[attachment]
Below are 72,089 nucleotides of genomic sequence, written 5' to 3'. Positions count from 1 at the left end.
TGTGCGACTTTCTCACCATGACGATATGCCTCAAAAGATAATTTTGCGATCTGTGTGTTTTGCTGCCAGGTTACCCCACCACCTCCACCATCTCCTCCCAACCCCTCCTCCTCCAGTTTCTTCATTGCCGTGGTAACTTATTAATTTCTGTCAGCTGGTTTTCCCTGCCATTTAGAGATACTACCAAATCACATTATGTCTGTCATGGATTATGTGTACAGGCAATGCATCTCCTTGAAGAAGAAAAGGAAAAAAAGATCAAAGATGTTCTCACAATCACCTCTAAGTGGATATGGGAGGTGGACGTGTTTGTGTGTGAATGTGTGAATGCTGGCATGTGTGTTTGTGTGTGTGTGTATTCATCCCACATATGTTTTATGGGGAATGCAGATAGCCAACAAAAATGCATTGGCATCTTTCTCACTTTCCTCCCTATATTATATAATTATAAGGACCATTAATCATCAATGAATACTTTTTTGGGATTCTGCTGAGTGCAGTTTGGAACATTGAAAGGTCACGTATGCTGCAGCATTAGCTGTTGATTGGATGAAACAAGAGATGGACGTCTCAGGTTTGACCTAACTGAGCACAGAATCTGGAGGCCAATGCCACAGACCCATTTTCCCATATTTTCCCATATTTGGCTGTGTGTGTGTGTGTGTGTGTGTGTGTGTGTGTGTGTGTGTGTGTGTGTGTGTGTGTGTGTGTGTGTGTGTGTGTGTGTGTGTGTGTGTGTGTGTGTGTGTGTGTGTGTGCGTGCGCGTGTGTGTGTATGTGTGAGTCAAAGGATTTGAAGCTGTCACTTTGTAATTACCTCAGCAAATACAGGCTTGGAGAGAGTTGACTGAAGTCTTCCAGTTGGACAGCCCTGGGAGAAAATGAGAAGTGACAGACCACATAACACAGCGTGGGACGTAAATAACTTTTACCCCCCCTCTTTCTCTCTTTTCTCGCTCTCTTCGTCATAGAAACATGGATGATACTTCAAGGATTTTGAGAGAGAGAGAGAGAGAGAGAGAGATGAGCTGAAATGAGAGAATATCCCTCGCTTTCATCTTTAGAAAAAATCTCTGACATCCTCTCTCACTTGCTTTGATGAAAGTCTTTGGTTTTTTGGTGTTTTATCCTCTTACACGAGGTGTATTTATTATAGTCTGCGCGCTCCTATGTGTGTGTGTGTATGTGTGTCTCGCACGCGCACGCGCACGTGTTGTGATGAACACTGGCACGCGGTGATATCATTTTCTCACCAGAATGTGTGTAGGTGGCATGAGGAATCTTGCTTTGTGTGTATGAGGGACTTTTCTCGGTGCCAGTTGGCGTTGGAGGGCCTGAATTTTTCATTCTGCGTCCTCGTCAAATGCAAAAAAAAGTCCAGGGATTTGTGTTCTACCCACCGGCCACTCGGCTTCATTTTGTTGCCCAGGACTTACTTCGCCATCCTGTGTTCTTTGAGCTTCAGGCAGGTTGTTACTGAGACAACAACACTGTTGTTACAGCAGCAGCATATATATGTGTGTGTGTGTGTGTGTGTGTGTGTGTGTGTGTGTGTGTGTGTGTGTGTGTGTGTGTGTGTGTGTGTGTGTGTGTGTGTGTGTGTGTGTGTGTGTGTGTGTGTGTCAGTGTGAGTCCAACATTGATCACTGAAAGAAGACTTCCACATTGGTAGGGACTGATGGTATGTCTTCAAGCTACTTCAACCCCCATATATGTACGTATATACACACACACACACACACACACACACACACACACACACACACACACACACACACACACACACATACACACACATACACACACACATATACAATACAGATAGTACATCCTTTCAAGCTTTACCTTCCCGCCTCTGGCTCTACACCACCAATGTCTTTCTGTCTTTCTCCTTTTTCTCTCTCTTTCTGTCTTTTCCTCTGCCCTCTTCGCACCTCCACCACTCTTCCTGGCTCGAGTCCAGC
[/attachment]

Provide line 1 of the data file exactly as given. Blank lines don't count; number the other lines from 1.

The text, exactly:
Below are 72,089 nucleotides of genomic sequence, written 5' to 3'. Positions count from 1 at the left end.